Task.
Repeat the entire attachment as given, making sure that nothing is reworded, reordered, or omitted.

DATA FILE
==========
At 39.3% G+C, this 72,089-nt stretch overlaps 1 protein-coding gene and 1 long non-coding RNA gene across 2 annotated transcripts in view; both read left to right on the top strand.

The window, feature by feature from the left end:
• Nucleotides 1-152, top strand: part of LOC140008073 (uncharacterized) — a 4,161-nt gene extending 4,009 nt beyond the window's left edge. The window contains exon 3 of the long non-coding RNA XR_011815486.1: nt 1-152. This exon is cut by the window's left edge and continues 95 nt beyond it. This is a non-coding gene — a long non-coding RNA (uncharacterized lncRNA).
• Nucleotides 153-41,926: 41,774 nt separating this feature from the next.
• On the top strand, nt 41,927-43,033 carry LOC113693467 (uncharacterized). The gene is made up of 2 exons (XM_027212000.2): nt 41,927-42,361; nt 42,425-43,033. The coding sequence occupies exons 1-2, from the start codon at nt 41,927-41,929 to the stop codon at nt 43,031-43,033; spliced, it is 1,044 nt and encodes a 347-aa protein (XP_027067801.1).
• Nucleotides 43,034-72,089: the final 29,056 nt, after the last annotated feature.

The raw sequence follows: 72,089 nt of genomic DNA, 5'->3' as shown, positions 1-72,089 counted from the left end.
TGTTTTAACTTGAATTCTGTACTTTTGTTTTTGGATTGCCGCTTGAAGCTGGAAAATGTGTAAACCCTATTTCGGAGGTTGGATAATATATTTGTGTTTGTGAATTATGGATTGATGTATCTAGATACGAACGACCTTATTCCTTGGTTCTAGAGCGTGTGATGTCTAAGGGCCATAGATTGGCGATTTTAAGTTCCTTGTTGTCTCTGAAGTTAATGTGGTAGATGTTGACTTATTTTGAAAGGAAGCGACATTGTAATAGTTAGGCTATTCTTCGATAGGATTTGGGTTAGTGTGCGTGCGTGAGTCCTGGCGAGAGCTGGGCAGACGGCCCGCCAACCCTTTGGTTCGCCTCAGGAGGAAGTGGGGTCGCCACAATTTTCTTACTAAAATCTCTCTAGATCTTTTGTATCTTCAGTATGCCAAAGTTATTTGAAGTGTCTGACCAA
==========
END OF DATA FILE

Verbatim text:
At 39.3% G+C, this 72,089-nt stretch overlaps 1 protein-coding gene and 1 long non-coding RNA gene across 2 annotated transcripts in view; both read left to right on the top strand.

The window, feature by feature from the left end:
• Nucleotides 1-152, top strand: part of LOC140008073 (uncharacterized) — a 4,161-nt gene extending 4,009 nt beyond the window's left edge. The window contains exon 3 of the long non-coding RNA XR_011815486.1: nt 1-152. This exon is cut by the window's left edge and continues 95 nt beyond it. This is a non-coding gene — a long non-coding RNA (uncharacterized lncRNA).
• Nucleotides 153-41,926: 41,774 nt separating this feature from the next.
• On the top strand, nt 41,927-43,033 carry LOC113693467 (uncharacterized). The gene is made up of 2 exons (XM_027212000.2): nt 41,927-42,361; nt 42,425-43,033. The coding sequence occupies exons 1-2, from the start codon at nt 41,927-41,929 to the stop codon at nt 43,031-43,033; spliced, it is 1,044 nt and encodes a 347-aa protein (XP_027067801.1).
• Nucleotides 43,034-72,089: the final 29,056 nt, after the last annotated feature.

The raw sequence follows: 72,089 nt of genomic DNA, 5'->3' as shown, positions 1-72,089 counted from the left end.
TGTTTTAACTTGAATTCTGTACTTTTGTTTTTGGATTGCCGCTTGAAGCTGGAAAATGTGTAAACCCTATTTCGGAGGTTGGATAATATATTTGTGTTTGTGAATTATGGATTGATGTATCTAGATACGAACGACCTTATTCCTTGGTTCTAGAGCGTGTGATGTCTAAGGGCCATAGATTGGCGATTTTAAGTTCCTTGTTGTCTCTGAAGTTAATGTGGTAGATGTTGACTTATTTTGAAAGGAAGCGACATTGTAATAGTTAGGCTATTCTTCGATAGGATTTGGGTTAGTGTGCGTGCGTGAGTCCTGGCGAGAGCTGGGCAGACGGCCCGCCAACCCTTTGGTTCGCCTCAGGAGGAAGTGGGGTCGCCACAATTTTCTTACTAAAATCTCTCTAGATCTTTTGTATCTTCAGTATGCCAAAGTTATTTGAAGTGTCTGACCAA